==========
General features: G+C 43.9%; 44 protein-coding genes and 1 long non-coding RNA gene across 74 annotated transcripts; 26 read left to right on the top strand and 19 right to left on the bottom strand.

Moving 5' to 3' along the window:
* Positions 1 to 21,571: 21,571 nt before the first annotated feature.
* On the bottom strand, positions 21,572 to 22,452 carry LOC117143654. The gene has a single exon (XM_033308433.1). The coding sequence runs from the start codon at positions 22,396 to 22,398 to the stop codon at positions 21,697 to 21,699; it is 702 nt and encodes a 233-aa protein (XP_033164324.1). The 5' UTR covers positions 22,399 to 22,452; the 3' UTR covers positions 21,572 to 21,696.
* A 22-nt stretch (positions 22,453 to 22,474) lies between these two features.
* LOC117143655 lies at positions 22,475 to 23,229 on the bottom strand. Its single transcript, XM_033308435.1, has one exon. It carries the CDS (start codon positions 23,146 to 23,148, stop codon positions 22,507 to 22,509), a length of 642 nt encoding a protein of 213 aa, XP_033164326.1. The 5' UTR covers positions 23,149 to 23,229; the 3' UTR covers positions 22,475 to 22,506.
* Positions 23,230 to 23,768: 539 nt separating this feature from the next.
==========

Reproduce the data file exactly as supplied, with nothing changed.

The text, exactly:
General features: G+C 43.9%; 44 protein-coding genes and 1 long non-coding RNA gene across 74 annotated transcripts; 26 read left to right on the top strand and 19 right to left on the bottom strand.

Moving 5' to 3' along the window:
* Positions 1 to 21,571: 21,571 nt before the first annotated feature.
* On the bottom strand, positions 21,572 to 22,452 carry LOC117143654. The gene has a single exon (XM_033308433.1). The coding sequence runs from the start codon at positions 22,396 to 22,398 to the stop codon at positions 21,697 to 21,699; it is 702 nt and encodes a 233-aa protein (XP_033164324.1). The 5' UTR covers positions 22,399 to 22,452; the 3' UTR covers positions 21,572 to 21,696.
* A 22-nt stretch (positions 22,453 to 22,474) lies between these two features.
* LOC117143655 lies at positions 22,475 to 23,229 on the bottom strand. Its single transcript, XM_033308435.1, has one exon. It carries the CDS (start codon positions 23,146 to 23,148, stop codon positions 22,507 to 22,509), a length of 642 nt encoding a protein of 213 aa, XP_033164326.1. The 5' UTR covers positions 23,149 to 23,229; the 3' UTR covers positions 22,475 to 22,506.
* Positions 23,230 to 23,768: 539 nt separating this feature from the next.